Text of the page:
The Focused Ultrasound Foundation today announced a new clinical trial investigating the use of focused ultrasound technology in treating patients with tremor-dominant Parkinson's disease. Funded in part by the Foundation, the study has treated its first two patients at the University of Virginia to evaluate the noninvasive technology's safety and effectiveness in alleviating medication-resistant Parkinsonian tremors.
The trial, led by principal investigator W. Jeffrey Elias, M.D., a University of Virginia neurosurgeon, is an FDA-approved double-blinded protocol study under which 30 patients are being randomly assigned to either treatment or control groups and followed for one year. The subjects are undergoing an investigational procedure that targets a small area deep within the brain using focused sound waves guided by a magnetic resonance scanner. The noninvasive process uses no scalp incisions, electrodes or general anesthesia, allowing patients to remain awake and communicative; it has the potential to be a significant improvement over the current standard of care, which requires surgical implementation of a pacemaker in the brain.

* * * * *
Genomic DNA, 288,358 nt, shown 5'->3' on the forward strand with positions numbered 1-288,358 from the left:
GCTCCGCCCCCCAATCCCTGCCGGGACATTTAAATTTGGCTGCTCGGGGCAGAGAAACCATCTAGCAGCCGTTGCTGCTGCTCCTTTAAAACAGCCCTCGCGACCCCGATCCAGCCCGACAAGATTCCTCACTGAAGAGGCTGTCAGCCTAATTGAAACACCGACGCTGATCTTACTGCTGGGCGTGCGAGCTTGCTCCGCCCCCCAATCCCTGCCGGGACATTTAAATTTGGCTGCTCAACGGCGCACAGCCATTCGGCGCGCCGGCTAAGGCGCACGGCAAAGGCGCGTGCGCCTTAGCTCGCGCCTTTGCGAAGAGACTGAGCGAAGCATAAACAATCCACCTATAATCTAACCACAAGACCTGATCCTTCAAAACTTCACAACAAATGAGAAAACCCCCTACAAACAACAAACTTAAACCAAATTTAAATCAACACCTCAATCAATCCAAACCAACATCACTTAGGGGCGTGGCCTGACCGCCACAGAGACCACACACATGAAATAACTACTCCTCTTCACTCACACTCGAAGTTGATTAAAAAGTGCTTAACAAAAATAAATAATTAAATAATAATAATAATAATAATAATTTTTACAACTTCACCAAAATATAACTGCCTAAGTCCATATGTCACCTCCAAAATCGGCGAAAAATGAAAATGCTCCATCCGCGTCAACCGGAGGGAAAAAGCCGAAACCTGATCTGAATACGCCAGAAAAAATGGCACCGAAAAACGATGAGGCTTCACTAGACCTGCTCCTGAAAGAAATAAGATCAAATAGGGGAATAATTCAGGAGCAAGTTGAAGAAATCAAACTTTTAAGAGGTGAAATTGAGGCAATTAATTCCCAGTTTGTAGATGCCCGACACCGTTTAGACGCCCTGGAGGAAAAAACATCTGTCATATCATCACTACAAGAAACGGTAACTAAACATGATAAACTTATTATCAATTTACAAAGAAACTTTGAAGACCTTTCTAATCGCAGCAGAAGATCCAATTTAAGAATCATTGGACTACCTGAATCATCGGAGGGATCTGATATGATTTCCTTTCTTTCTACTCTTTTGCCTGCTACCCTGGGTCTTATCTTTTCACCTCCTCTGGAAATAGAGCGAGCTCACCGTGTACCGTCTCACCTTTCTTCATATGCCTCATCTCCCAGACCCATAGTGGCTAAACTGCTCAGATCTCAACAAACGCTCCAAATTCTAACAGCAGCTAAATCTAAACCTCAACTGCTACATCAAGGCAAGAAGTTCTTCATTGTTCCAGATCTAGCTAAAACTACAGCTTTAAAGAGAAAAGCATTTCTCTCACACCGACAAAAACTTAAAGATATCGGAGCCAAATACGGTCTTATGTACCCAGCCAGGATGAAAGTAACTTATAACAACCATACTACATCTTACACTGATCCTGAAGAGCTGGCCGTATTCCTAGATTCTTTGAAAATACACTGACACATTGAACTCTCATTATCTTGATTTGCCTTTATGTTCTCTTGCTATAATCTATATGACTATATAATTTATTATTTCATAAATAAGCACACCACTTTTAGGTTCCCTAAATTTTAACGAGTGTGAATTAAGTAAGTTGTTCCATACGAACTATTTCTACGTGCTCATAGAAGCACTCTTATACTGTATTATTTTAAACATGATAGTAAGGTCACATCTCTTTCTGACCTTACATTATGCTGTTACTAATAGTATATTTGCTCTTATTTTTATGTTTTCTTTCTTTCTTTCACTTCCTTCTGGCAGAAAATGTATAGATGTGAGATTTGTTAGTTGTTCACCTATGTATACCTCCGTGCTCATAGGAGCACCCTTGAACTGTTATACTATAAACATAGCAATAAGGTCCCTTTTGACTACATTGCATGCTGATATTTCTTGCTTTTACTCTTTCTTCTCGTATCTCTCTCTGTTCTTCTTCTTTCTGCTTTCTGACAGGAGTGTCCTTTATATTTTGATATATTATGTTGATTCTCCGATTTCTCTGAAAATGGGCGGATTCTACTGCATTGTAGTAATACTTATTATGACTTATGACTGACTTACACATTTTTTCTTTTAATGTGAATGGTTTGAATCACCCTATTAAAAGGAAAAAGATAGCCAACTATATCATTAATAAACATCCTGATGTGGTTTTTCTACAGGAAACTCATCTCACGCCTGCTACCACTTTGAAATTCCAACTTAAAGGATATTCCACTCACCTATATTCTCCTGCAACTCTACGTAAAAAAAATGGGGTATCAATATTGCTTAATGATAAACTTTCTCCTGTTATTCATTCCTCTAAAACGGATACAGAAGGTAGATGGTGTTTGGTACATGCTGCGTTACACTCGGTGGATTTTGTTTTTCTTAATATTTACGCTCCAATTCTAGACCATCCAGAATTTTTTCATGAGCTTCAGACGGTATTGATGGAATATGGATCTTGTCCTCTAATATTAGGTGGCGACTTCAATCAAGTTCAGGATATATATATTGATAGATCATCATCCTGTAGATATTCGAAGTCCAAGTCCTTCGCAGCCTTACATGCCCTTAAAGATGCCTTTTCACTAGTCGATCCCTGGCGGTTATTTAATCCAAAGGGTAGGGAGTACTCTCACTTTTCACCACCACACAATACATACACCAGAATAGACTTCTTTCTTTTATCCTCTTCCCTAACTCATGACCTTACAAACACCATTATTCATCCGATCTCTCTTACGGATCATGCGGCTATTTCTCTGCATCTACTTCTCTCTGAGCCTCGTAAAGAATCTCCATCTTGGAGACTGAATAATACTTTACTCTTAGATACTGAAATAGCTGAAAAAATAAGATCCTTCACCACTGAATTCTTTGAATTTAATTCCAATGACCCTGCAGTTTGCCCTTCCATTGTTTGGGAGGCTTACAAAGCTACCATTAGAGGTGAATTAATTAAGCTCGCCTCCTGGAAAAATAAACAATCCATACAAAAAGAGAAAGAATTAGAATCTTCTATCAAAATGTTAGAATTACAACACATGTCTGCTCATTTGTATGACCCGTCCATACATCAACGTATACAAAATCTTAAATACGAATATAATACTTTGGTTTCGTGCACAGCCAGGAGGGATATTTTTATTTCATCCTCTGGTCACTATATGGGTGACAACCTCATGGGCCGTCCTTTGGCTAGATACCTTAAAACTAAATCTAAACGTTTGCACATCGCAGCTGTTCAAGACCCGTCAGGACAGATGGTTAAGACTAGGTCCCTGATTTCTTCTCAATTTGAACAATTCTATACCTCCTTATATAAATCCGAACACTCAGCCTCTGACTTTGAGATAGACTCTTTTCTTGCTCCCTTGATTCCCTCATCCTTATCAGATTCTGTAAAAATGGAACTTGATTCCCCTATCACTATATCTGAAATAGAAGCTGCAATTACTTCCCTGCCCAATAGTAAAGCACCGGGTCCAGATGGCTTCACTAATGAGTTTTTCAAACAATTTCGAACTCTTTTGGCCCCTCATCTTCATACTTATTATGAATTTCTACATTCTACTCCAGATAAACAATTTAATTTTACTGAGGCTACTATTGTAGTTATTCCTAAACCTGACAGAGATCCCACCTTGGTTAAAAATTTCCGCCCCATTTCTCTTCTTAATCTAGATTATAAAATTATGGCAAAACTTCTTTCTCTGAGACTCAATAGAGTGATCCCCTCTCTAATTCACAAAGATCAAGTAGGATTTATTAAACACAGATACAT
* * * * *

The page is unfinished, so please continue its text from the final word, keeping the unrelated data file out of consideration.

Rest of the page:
"This study is the next step in the Foundation's roadmap for developing a noninvasive treatment for patients with Parkinson's disease," said Focused Ultrasound Foundation Chairman Neal F. Kassell, M.D. "An effective therapy that works without incisions could transform the treatment of this debilitating condition. Supporting this research is consistent with our objective of getting focused ultrasound into the hands of clinicians who can implement the technology to save and improve the lives of patients around the world."